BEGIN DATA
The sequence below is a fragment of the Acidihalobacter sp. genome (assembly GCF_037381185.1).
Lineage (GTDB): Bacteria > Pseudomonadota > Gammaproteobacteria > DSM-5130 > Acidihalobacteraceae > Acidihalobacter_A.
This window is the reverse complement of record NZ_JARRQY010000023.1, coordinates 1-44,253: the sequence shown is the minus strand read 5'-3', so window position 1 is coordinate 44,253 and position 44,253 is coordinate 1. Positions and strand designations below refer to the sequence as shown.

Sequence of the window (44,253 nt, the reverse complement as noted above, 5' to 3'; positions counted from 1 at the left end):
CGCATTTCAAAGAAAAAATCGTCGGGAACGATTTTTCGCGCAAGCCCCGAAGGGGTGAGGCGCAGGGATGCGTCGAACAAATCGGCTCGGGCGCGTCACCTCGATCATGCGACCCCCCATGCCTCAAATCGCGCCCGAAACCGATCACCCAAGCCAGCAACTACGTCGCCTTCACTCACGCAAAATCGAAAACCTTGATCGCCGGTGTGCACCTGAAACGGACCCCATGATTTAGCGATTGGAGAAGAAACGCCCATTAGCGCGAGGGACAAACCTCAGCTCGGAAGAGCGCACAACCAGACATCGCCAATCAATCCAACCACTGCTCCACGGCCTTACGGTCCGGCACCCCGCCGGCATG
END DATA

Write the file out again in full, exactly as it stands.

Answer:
The sequence below is a fragment of the Acidihalobacter sp. genome (assembly GCF_037381185.1).
Lineage (GTDB): Bacteria > Pseudomonadota > Gammaproteobacteria > DSM-5130 > Acidihalobacteraceae > Acidihalobacter_A.
This window is the reverse complement of record NZ_JARRQY010000023.1, coordinates 1-44,253: the sequence shown is the minus strand read 5'-3', so window position 1 is coordinate 44,253 and position 44,253 is coordinate 1. Positions and strand designations below refer to the sequence as shown.

Sequence of the window (44,253 nt, the reverse complement as noted above, 5' to 3'; positions counted from 1 at the left end):
CGCATTTCAAAGAAAAAATCGTCGGGAACGATTTTTCGCGCAAGCCCCGAAGGGGTGAGGCGCAGGGATGCGTCGAACAAATCGGCTCGGGCGCGTCACCTCGATCATGCGACCCCCCATGCCTCAAATCGCGCCCGAAACCGATCACCCAAGCCAGCAACTACGTCGCCTTCACTCACGCAAAATCGAAAACCTTGATCGCCGGTGTGCACCTGAAACGGACCCCATGATTTAGCGATTGGAGAAGAAACGCCCATTAGCGCGAGGGACAAACCTCAGCTCGGAAGAGCGCACAACCAGACATCGCCAATCAATCCAACCACTGCTCCACGGCCTTACGGTCCGGCACCCCGCCGGCATG